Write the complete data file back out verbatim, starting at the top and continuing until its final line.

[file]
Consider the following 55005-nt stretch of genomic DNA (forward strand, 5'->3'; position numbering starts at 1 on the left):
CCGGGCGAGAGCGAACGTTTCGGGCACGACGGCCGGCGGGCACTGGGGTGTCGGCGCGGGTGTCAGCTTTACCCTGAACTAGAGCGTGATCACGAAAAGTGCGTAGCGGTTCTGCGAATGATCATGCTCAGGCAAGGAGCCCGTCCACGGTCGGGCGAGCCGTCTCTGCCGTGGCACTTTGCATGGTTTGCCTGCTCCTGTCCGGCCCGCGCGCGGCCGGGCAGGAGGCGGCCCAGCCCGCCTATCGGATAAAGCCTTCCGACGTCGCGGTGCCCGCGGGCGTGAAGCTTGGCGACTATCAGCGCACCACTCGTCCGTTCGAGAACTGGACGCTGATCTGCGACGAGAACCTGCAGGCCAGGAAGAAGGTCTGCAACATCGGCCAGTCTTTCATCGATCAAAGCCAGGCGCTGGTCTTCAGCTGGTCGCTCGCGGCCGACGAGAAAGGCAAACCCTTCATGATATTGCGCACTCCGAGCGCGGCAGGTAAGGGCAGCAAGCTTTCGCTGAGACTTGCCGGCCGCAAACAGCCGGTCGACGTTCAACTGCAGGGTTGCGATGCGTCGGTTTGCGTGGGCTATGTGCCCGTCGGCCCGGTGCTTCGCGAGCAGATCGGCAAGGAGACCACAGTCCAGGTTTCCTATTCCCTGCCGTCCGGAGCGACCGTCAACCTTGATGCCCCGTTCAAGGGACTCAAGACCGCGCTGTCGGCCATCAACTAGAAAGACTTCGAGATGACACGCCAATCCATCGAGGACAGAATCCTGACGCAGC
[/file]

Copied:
Consider the following 55005-nt stretch of genomic DNA (forward strand, 5'->3'; position numbering starts at 1 on the left):
CCGGGCGAGAGCGAACGTTTCGGGCACGACGGCCGGCGGGCACTGGGGTGTCGGCGCGGGTGTCAGCTTTACCCTGAACTAGAGCGTGATCACGAAAAGTGCGTAGCGGTTCTGCGAATGATCATGCTCAGGCAAGGAGCCCGTCCACGGTCGGGCGAGCCGTCTCTGCCGTGGCACTTTGCATGGTTTGCCTGCTCCTGTCCGGCCCGCGCGCGGCCGGGCAGGAGGCGGCCCAGCCCGCCTATCGGATAAAGCCTTCCGACGTCGCGGTGCCCGCGGGCGTGAAGCTTGGCGACTATCAGCGCACCACTCGTCCGTTCGAGAACTGGACGCTGATCTGCGACGAGAACCTGCAGGCCAGGAAGAAGGTCTGCAACATCGGCCAGTCTTTCATCGATCAAAGCCAGGCGCTGGTCTTCAGCTGGTCGCTCGCGGCCGACGAGAAAGGCAAACCCTTCATGATATTGCGCACTCCGAGCGCGGCAGGTAAGGGCAGCAAGCTTTCGCTGAGACTTGCCGGCCGCAAACAGCCGGTCGACGTTCAACTGCAGGGTTGCGATGCGTCGGTTTGCGTGGGCTATGTGCCCGTCGGCCCGGTGCTTCGCGAGCAGATCGGCAAGGAGACCACAGTCCAGGTTTCCTATTCCCTGCCGTCCGGAGCGACCGTCAACCTTGATGCCCCGTTCAAGGGACTCAAGACCGCGCTGTCGGCCATCAACTAGAAAGACTTCGAGATGACACGCCAATCCATCGAGGACAGAATCCTGACGCAGC